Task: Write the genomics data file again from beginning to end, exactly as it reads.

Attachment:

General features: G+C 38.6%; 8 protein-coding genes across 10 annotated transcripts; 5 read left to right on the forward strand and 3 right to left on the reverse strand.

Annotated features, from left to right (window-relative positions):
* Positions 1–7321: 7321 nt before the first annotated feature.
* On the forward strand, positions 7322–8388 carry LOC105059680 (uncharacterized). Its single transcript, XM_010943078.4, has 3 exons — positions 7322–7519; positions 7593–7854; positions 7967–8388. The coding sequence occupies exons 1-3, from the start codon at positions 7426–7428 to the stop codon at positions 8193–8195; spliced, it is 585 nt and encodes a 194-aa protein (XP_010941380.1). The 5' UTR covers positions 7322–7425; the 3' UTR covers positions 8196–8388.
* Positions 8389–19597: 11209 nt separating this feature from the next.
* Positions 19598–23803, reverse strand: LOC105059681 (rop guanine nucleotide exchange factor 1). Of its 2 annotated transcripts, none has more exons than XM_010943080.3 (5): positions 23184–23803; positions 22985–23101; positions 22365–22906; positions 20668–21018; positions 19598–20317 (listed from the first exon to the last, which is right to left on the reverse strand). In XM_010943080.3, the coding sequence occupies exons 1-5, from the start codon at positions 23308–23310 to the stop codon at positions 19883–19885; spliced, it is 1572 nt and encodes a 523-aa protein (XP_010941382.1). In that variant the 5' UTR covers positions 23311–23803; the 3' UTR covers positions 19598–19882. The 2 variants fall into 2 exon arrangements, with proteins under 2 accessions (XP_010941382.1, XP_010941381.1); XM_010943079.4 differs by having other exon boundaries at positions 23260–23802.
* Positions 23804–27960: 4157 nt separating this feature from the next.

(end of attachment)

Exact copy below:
General features: G+C 38.6%; 8 protein-coding genes across 10 annotated transcripts; 5 read left to right on the forward strand and 3 right to left on the reverse strand.

Annotated features, from left to right (window-relative positions):
* Positions 1–7321: 7321 nt before the first annotated feature.
* On the forward strand, positions 7322–8388 carry LOC105059680 (uncharacterized). Its single transcript, XM_010943078.4, has 3 exons — positions 7322–7519; positions 7593–7854; positions 7967–8388. The coding sequence occupies exons 1-3, from the start codon at positions 7426–7428 to the stop codon at positions 8193–8195; spliced, it is 585 nt and encodes a 194-aa protein (XP_010941380.1). The 5' UTR covers positions 7322–7425; the 3' UTR covers positions 8196–8388.
* Positions 8389–19597: 11209 nt separating this feature from the next.
* Positions 19598–23803, reverse strand: LOC105059681 (rop guanine nucleotide exchange factor 1). Of its 2 annotated transcripts, none has more exons than XM_010943080.3 (5): positions 23184–23803; positions 22985–23101; positions 22365–22906; positions 20668–21018; positions 19598–20317 (listed from the first exon to the last, which is right to left on the reverse strand). In XM_010943080.3, the coding sequence occupies exons 1-5, from the start codon at positions 23308–23310 to the stop codon at positions 19883–19885; spliced, it is 1572 nt and encodes a 523-aa protein (XP_010941382.1). In that variant the 5' UTR covers positions 23311–23803; the 3' UTR covers positions 19598–19882. The 2 variants fall into 2 exon arrangements, with proteins under 2 accessions (XP_010941382.1, XP_010941381.1); XM_010943079.4 differs by having other exon boundaries at positions 23260–23802.
* Positions 23804–27960: 4157 nt separating this feature from the next.